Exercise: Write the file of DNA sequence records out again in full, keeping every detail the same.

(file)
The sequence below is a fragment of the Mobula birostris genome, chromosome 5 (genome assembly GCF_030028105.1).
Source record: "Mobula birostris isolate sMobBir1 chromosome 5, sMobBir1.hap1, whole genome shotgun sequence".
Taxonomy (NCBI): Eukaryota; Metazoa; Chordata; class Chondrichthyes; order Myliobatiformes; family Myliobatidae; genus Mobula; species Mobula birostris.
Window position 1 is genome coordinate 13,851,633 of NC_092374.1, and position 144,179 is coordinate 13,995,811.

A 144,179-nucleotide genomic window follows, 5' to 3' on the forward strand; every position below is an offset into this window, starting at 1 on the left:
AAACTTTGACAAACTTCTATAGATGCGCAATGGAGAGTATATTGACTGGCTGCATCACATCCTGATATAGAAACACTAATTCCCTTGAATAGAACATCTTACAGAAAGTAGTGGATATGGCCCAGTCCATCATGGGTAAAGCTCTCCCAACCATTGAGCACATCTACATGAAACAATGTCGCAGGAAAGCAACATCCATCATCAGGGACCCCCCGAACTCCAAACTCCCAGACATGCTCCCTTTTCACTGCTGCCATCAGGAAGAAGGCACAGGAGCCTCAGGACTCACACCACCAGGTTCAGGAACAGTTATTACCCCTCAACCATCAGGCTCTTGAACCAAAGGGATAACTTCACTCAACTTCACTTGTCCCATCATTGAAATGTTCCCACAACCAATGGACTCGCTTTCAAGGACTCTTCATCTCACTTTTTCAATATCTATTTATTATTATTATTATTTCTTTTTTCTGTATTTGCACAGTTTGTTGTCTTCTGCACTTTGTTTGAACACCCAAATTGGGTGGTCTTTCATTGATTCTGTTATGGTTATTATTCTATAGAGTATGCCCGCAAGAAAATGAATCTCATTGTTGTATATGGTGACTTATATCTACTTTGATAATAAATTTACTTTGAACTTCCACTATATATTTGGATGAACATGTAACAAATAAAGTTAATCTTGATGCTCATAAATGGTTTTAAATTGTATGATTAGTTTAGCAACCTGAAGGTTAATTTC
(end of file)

The sequence below is a fragment of the Mobula birostris genome, chromosome 5 (genome assembly GCF_030028105.1).
Source record: "Mobula birostris isolate sMobBir1 chromosome 5, sMobBir1.hap1, whole genome shotgun sequence".
Taxonomy (NCBI): Eukaryota; Metazoa; Chordata; class Chondrichthyes; order Myliobatiformes; family Myliobatidae; genus Mobula; species Mobula birostris.
Window position 1 is genome coordinate 13,851,633 of NC_092374.1, and position 144,179 is coordinate 13,995,811.

A 144,179-nucleotide genomic window follows, 5' to 3' on the forward strand; every position below is an offset into this window, starting at 1 on the left:
AAACTTTGACAAACTTCTATAGATGCGCAATGGAGAGTATATTGACTGGCTGCATCACATCCTGATATAGAAACACTAATTCCCTTGAATAGAACATCTTACAGAAAGTAGTGGATATGGCCCAGTCCATCATGGGTAAAGCTCTCCCAACCATTGAGCACATCTACATGAAACAATGTCGCAGGAAAGCAACATCCATCATCAGGGACCCCCCGAACTCCAAACTCCCAGACATGCTCCCTTTTCACTGCTGCCATCAGGAAGAAGGCACAGGAGCCTCAGGACTCACACCACCAGGTTCAGGAACAGTTATTACCCCTCAACCATCAGGCTCTTGAACCAAAGGGATAACTTCACTCAACTTCACTTGTCCCATCATTGAAATGTTCCCACAACCAATGGACTCGCTTTCAAGGACTCTTCATCTCACTTTTTCAATATCTATTTATTATTATTATTATTTCTTTTTTCTGTATTTGCACAGTTTGTTGTCTTCTGCACTTTGTTTGAACACCCAAATTGGGTGGTCTTTCATTGATTCTGTTATGGTTATTATTCTATAGAGTATGCCCGCAAGAAAATGAATCTCATTGTTGTATATGGTGACTTATATCTACTTTGATAATAAATTTACTTTGAACTTCCACTATATATTTGGATGAACATGTAACAAATAAAGTTAATCTTGATGCTCATAAATGGTTTTAAATTGTATGATTAGTTTAGCAACCTGAAGGTTAATTTC